Making Paper background Models

When I was a little kid, I remember making paper doll houses with my cousin Stephie. The process was extremely easy, all you had to do was fold paper to make boxes and trays. This became the inspiration for the next process.

Drawing backgrounds to scale is a real skill. I’ve read plenty of books and know the formular of how to draw perspective, but let’s face it, drawing accurate perspective is BORING. Haha, (soz background artists :p). Here is another very easy way to create reference that you can use multiple times for backgrounds and settings.

In this example, I wanted to draw the inside cloister of a cathedral. The architecture is very repetitive in that there are arches, symmetrical windows and columns. While it is possible to copy photos and have a still background image, what if you want to walk down the halls or see the corridors from different perspectives? The answer is having a 3D model where you can go around it from all angles!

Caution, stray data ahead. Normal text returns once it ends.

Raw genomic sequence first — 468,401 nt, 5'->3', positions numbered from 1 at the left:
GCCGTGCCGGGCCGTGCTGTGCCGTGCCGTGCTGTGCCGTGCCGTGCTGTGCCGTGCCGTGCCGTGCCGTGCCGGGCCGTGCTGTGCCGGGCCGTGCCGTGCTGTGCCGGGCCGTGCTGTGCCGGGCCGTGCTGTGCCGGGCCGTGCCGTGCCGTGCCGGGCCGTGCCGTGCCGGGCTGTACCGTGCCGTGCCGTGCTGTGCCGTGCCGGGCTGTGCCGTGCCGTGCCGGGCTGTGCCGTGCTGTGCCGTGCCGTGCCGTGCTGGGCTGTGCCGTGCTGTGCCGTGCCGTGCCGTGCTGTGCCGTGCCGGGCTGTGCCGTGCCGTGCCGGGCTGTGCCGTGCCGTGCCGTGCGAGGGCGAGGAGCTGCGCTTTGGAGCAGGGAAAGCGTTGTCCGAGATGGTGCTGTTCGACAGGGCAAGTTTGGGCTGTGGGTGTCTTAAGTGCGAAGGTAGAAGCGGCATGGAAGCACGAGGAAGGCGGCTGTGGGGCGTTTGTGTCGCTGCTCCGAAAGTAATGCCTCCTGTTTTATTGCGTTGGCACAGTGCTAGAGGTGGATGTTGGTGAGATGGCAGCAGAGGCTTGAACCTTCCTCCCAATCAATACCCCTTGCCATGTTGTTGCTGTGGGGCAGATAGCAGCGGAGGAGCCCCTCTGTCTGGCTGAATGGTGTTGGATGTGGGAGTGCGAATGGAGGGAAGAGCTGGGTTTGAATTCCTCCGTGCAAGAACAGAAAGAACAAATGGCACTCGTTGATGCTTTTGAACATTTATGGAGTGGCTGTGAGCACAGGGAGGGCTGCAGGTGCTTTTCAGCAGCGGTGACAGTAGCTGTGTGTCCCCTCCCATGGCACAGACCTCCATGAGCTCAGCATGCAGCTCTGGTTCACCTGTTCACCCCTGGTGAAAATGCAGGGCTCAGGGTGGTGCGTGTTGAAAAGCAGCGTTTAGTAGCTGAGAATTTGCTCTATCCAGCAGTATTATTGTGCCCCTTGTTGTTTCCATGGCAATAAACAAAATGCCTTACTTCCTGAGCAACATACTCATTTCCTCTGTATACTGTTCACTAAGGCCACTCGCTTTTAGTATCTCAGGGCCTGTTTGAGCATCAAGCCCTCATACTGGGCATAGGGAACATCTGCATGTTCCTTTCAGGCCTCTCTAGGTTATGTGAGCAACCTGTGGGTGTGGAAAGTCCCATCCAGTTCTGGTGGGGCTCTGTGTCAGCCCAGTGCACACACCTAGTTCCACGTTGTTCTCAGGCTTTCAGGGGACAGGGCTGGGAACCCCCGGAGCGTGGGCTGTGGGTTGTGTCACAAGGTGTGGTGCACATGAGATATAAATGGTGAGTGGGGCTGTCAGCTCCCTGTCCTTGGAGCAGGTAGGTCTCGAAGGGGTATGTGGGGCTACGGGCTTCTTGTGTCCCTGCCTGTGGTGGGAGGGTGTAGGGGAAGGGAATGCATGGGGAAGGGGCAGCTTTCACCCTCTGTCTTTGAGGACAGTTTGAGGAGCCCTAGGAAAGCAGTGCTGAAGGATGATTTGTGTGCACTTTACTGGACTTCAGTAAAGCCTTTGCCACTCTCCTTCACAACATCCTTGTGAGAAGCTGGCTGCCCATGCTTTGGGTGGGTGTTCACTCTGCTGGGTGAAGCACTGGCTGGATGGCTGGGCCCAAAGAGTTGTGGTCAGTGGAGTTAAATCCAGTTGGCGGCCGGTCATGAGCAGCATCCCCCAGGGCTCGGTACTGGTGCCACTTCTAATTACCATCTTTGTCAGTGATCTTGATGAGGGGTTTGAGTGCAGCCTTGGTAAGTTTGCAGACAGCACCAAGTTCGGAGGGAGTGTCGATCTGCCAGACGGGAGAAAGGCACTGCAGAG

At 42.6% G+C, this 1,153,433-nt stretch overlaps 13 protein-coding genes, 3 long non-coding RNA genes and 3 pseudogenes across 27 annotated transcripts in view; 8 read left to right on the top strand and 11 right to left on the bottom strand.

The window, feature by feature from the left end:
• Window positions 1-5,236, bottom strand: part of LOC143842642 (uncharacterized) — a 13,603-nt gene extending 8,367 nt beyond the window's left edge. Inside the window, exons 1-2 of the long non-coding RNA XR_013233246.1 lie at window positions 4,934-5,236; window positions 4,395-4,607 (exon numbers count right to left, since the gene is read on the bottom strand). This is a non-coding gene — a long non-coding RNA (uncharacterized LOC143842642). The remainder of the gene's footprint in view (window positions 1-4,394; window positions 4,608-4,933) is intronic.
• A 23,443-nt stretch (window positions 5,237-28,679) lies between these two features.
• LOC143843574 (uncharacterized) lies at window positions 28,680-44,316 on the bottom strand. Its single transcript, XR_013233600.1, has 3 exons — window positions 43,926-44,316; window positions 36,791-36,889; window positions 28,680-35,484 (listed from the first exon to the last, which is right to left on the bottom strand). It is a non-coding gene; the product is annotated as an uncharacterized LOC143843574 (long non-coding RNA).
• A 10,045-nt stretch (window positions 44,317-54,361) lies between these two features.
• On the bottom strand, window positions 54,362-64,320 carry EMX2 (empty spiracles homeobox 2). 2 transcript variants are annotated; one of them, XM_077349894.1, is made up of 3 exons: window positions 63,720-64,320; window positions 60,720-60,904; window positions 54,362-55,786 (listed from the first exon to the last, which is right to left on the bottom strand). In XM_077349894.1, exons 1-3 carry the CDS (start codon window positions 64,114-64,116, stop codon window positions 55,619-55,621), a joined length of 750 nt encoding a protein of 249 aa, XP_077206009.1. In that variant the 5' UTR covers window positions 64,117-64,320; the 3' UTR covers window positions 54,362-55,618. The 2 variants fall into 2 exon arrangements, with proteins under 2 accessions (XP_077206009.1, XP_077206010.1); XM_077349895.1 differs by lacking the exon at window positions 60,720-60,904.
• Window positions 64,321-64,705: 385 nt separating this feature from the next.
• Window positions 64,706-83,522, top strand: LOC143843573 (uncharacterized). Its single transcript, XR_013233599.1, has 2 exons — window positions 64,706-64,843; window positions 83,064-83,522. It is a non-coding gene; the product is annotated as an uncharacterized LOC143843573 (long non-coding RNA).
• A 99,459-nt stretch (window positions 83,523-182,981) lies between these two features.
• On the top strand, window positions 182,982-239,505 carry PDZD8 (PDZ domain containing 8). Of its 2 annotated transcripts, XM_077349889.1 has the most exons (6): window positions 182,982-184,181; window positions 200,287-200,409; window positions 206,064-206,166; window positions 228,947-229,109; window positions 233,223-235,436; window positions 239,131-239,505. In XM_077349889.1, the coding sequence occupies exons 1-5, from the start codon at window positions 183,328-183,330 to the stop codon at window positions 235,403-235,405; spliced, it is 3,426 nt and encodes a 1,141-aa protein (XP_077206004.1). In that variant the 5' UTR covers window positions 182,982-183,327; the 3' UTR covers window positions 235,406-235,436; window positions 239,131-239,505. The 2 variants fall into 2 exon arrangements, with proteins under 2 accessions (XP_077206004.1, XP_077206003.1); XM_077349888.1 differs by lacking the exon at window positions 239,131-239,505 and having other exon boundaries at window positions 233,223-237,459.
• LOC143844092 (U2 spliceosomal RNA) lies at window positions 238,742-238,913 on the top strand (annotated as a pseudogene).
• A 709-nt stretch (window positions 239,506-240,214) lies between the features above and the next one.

To do this, I went into photoshop and made an A4 canvas (the size of my printer paper), and on the long plane, I drew the basic shapes of the corridor. I drew an arch with symmetrical windows and columns and copy and pasted them next to each other. Using the ruler tool, I made rectangle and square shapes as guides. That way I could print out the shapes, cut along the dotted line and glue the parts together. I made several of these rectangular cuboids and placed them in the position I wanted. I placed the models on top of my cutting mat, which had a grid on it. Using the grid can be useful too because it shows the lines moving towards the Vanishing Point, which can be an extra point of reference. After that I used a Go-Pro type camera with a warped fish-eye lens to go down the corridors. (You can just as easily use your phone or webcam to do the same thing.)